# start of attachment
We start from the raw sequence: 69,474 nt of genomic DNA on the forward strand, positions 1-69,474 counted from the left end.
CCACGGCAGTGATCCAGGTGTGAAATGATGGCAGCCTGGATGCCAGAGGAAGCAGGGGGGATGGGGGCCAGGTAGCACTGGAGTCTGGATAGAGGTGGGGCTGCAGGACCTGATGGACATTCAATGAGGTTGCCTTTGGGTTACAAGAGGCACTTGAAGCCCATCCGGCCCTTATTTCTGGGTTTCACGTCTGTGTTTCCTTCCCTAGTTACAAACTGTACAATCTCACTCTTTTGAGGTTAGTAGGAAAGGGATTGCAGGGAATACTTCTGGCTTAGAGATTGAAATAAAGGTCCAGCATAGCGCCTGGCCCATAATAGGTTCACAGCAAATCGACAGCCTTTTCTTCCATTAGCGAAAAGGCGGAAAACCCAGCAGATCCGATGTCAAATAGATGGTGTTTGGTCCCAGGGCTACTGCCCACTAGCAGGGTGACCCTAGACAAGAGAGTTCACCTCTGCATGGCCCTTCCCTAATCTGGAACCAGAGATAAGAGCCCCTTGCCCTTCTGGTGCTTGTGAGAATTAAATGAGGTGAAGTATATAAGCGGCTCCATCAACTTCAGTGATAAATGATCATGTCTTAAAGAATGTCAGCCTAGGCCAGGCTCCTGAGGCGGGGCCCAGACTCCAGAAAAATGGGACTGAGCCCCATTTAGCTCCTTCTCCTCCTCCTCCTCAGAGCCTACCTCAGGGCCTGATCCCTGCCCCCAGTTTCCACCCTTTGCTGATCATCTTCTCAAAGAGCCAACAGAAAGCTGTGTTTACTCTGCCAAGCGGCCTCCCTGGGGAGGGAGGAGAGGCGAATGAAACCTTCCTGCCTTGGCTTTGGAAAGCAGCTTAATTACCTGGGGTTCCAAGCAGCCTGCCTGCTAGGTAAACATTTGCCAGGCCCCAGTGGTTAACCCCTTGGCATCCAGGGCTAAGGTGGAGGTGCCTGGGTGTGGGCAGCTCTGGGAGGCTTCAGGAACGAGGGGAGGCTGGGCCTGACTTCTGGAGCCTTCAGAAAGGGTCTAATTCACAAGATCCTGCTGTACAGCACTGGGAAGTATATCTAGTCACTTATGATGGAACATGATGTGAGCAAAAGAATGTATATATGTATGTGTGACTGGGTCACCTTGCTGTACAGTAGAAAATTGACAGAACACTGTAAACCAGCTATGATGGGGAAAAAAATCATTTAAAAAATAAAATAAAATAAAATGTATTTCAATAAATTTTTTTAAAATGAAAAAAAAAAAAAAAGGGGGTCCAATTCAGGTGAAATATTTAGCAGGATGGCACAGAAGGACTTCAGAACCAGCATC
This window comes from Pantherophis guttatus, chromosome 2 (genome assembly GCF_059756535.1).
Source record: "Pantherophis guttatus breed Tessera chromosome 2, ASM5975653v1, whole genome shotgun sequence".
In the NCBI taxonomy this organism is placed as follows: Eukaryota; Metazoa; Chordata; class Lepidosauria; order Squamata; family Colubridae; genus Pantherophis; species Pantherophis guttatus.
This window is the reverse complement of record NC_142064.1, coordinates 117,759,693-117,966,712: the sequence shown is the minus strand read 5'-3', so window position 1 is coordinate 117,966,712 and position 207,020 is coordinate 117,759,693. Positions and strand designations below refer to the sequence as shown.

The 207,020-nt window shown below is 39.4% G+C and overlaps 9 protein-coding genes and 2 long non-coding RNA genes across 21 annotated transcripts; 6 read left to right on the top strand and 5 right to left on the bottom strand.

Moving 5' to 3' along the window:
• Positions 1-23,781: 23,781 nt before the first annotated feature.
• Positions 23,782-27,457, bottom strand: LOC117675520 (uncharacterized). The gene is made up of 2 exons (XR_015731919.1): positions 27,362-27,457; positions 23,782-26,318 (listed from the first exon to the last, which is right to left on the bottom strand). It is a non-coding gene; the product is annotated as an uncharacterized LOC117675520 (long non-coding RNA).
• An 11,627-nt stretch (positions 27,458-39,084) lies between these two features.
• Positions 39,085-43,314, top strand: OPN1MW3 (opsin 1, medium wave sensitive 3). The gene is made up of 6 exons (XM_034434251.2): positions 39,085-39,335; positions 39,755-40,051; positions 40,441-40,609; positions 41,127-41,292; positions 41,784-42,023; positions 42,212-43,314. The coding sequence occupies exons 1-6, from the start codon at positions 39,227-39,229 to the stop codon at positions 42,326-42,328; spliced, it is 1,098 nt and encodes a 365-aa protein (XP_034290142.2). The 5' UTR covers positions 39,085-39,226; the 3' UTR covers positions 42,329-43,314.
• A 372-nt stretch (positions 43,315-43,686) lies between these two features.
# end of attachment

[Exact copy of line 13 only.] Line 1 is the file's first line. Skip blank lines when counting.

• A 372-nt stretch (positions 43,315-43,686) lies between these two features.